Posner 's criticisms of Jackpot Justice are right on the mark, as the authors of the study considerably exaggerate the cost of the tort system. Still, I agree with them that the tort system is not efficient and can be improved. I offer a few suggestions for how to do this that maintain the essentials of the American approach to using the legal system to correct harms inflicted by some actors on others, which is what a system of torts tries to do.
The old rule of caveat emptor, or buyer beware, is too rigid in a world where buyers of products, or of medical and other services, may be much less informed about possible risks than are the producers or doctors who provide them. Nevertheless, in the world of excessive and sometimes inefficient litigation that Jackpot Justice tries to measure, a bias in the tort system toward buyer responsibility is warranted. Such a bias would reduce the amount of litigation, and hence the social cost of the tort system, by discouraging lawsuits in cases where reasonably informed and careful consumers could have avoided being damaged. So a person who buys a cup of coffee that is excessively hot should nevertheless not be allowed to sue for burns caused by the coffee's spilling when driving with the cup on his lap. For common sense would indicate not to drive with hot coffee situated in a way that it may spill and cause harm. On the other hand, a tort should be possible if very hot coffee spilled and caused burns because sellers of coffee used defective plastic cups that would not be obvious to customers but could have been know to sellers.
Put differently, the presumption should be against buyers except in cases when an unreasonable degree of information or care would be required by buyers to avoid accidents that would cause them harm. The presumption should be against lawsuits in all other cases, including those where it is not clear whether reasonable buyers could have avoided harm. A presumption of caveat emptor would eliminate a sizable fraction of all tort cases that have been brought in recent years. More importantly, the cases eliminated would tend to have the highest social cost because these cases are likely to be litigated until the courts reach decisions that would tend to be more arbitrary and difficult to predict in advance by both plaintiffs and defendants.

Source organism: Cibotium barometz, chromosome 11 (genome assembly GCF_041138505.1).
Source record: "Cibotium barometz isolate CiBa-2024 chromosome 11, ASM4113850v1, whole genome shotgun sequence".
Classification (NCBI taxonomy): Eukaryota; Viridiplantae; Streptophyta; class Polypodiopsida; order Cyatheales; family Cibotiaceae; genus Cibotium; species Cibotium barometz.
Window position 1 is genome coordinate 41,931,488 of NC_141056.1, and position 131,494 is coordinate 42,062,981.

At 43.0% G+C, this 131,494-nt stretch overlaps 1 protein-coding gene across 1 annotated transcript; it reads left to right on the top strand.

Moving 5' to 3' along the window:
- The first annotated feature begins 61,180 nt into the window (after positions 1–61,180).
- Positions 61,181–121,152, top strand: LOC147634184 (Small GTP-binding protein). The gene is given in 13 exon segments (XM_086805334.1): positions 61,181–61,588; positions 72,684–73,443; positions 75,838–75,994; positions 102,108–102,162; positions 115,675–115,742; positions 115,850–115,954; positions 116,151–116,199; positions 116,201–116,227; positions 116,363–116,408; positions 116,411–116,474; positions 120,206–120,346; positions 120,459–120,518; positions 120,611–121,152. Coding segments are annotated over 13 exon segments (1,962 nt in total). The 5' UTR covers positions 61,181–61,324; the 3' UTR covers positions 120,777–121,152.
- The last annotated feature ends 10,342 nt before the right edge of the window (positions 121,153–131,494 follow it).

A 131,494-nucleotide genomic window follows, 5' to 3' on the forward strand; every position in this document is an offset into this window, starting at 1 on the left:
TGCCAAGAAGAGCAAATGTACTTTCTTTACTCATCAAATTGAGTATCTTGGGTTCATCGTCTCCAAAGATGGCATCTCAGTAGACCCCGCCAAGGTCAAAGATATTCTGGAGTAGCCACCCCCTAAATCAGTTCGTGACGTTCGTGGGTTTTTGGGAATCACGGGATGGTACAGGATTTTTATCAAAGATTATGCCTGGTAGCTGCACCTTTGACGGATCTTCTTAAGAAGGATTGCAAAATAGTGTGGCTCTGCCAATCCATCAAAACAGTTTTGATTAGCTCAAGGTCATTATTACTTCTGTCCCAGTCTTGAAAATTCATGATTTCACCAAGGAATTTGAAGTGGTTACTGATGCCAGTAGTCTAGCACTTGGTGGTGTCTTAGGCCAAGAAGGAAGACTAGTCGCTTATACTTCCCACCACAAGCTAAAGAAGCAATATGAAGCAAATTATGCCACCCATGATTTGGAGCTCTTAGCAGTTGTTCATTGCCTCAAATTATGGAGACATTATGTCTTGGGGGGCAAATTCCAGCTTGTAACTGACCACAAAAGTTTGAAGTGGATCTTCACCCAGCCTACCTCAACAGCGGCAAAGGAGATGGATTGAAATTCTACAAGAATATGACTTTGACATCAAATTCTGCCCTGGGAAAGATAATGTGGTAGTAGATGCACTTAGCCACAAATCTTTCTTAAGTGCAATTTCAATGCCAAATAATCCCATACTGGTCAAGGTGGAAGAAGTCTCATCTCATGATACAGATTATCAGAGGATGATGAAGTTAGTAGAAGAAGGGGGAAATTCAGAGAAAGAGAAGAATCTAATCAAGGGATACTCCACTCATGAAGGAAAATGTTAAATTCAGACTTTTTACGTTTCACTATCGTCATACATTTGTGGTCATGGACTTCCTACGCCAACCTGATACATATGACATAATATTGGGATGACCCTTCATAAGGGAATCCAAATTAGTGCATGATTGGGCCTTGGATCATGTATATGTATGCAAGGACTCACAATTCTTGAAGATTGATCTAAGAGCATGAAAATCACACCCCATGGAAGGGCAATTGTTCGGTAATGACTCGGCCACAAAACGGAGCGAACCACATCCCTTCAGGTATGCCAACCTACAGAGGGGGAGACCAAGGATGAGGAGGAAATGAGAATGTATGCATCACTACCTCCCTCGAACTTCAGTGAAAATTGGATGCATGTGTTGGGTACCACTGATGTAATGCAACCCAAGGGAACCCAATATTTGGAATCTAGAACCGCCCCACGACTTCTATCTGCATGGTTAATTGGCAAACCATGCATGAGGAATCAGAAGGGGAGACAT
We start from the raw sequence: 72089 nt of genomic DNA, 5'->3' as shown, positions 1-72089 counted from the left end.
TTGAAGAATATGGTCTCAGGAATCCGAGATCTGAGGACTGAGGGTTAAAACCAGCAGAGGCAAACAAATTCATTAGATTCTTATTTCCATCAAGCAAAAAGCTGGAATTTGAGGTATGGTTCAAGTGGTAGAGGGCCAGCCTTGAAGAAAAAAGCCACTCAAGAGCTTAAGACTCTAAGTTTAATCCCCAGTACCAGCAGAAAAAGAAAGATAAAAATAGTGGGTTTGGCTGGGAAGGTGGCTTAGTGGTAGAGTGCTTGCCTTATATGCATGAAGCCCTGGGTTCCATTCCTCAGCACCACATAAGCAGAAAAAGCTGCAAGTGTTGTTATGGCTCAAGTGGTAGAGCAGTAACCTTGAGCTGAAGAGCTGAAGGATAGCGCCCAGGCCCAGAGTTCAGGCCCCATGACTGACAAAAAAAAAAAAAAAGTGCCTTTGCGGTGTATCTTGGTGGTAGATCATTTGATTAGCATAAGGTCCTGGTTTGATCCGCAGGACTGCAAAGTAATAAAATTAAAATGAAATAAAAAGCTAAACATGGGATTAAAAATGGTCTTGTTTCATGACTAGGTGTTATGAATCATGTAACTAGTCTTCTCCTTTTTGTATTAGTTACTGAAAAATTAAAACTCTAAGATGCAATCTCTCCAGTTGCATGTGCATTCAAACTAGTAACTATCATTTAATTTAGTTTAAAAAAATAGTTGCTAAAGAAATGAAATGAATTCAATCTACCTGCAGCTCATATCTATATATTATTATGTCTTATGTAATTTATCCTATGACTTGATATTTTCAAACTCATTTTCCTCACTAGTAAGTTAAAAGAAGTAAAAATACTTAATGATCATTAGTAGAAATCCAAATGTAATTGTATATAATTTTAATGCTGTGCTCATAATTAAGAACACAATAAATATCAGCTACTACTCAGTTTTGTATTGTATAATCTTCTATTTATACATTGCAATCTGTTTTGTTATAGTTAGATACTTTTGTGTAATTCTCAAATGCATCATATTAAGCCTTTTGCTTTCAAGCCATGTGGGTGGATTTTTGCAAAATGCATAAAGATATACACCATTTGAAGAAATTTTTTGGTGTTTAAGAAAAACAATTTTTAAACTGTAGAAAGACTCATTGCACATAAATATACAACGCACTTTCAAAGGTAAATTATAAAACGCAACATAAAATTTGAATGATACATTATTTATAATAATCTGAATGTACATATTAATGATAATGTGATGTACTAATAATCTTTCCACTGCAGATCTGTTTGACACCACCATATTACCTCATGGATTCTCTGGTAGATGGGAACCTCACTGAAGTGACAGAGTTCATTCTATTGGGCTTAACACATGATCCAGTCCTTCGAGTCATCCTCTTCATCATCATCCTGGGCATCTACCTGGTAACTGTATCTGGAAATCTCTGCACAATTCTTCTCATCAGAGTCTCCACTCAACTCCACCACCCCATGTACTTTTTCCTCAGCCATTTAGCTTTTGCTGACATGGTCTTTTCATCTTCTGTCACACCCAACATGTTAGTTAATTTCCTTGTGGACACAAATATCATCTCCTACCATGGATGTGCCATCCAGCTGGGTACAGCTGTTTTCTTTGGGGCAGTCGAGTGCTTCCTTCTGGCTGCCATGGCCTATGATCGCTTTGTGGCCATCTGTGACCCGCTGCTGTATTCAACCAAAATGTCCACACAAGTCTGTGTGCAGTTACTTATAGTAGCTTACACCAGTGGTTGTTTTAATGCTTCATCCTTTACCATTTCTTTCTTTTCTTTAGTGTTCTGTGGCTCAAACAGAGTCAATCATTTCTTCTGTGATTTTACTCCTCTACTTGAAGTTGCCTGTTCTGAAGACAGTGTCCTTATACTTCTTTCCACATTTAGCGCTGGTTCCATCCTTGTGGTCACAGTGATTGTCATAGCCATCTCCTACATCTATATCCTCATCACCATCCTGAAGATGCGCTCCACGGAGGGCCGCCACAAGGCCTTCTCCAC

To reduce the magnitude of the defensive and rent seeking spending rightly emphasized, although not accurately estimated, in Jackpot Justice, punitive damages should be restricted to no more than four times compensatory damages, except in rare circumstances, and when the damages are small so that a high ratio is necessary to stimulate any litigation by those harmed. To a first approximation, the multiple in punitive damages should be determined by the inverse of the probability that a real tort is discovered and litigated. For example, if the probability of bringing such a lawsuit is 1/3, punitive damages should be 2 times actual damages in order to bring the expected cost to producers of the torts, through the sum of compensatory and punitive damages, in line with expected damages.
Anti trust law uses the criterion of treble actual damages for antitrust violations to reflect that many violations are not discovered and prosecuted. Perhaps in product liability, medical malpractice, or other tort cases, the multiple should sometimes be larger than trebling, but only rarely or for small losses should it be higher than four times.
Jurisdiction shopping (often called "forum shopping‚Äù"by lawyers) is the practices whereby plaintiffs bring their cases to the jurisdictions that are most likely to be sympathetic to their claims among all the jurisdictions that are possible for any particular case. Such shopping has been criticized because some jurisdictions tend to be biased against defendants when they are large corporations with deep pockets, or for other reasons. A practice that leads to a bias against certain types of defendants is obviously not "fair", and it will tend to stimulate strategies by producers regarding the pricing of their products and the way they are produced that would often not be efficient.
On the other hand, to the extent that known biases also means greater certainty about outcomes, jurisdiction shopping would reduce the amount of extensive litigation. For defendants are more likely to settle early when they can predict an adverse outcome if their case were to be litigated through to a court decision. More generally, both sides may benefit from jurisdictional shopping if it leads to cases being brought in jurisdictions where outcomes are more easily predicted by both sides. One of the most costly aspects of litigation stems from outcomes that are not easily predictable, so that both defendants and plaintiffs would litigate extensively since they both may be confident that they will win. Shopping among jurisdictions tends to bring greater certainty about outcomes, even if it also leads to a bias toward plaintiffs.